Baidu, China’s most popular search engine, formed a broad alliance with more than 50 automotive and tech companies to transform its Apollo self-driving car platform into a global initiative.
The alliance includes big names in the auto industry such as Continental, Daimler, Delphi, Ford and Robert Bosch, as well as Intel, Microsoft, Nvidia and mapping company TomTom.
Baidu is already partnering with five Chinese vehicle manufacturers: BAIC Motor, Chery Automobile, Chongqing Changan Automobile, FAW Group and Great Wall Motor, Reuters said. All are state-owned except Great Wall.
The Apollo autopilot software, which is being developed at Baidu’s R&D facilities in California, is in direct competition with Alphabet’s Waymo self-driving initiative.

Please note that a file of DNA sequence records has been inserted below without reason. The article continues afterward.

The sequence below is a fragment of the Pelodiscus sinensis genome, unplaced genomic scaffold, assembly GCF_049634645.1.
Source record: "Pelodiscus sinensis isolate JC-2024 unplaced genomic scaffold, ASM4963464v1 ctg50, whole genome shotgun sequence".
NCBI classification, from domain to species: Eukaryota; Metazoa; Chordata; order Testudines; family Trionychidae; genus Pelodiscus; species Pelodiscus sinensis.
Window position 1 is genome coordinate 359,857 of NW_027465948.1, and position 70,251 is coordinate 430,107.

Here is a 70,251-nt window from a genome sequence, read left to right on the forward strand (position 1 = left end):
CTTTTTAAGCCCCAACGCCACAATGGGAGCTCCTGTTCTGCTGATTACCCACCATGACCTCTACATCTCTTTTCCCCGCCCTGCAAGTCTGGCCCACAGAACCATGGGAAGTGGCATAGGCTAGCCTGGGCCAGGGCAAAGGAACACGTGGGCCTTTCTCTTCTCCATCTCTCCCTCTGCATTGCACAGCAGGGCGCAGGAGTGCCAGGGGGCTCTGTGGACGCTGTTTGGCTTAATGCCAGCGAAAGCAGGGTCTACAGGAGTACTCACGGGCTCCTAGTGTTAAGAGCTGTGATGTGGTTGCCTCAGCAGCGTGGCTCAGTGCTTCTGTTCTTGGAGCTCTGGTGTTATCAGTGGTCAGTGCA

Baidu established a self-driving vehicle unit in Silicon Valley in 2016 as part of an ongoing strategy started in 2013. It set the goal of having self-driving vehicles on the road in China by 2019.
Gu Weihao, GM of Baidu Intelligent Vehicle, said in June the company opened up a number of its driving datasets, including HD maps and imagery, to partners to speed development of autonomous vehicles.
However, Gu (pictured below) noted it is insufficient only to open the data. As a result, the company also plans to offer partners access to its Apollo autopilot software.
E-commerce giant Alibaba and state-owned car maker SAIC Motors introduced an internet enabled car in mid-2016. The two companies agreed to partner in 2014, with cars built by SAIC to be powered by Alibaba’s Yun operating system and its GPS and its cloud computing service.
Rival Tencent acquired a 5 per cent stake in US electric car manufacturer Tesla in March for $1.8 billion: a move with the potential to boost Tencent’s presence in the connected car sector.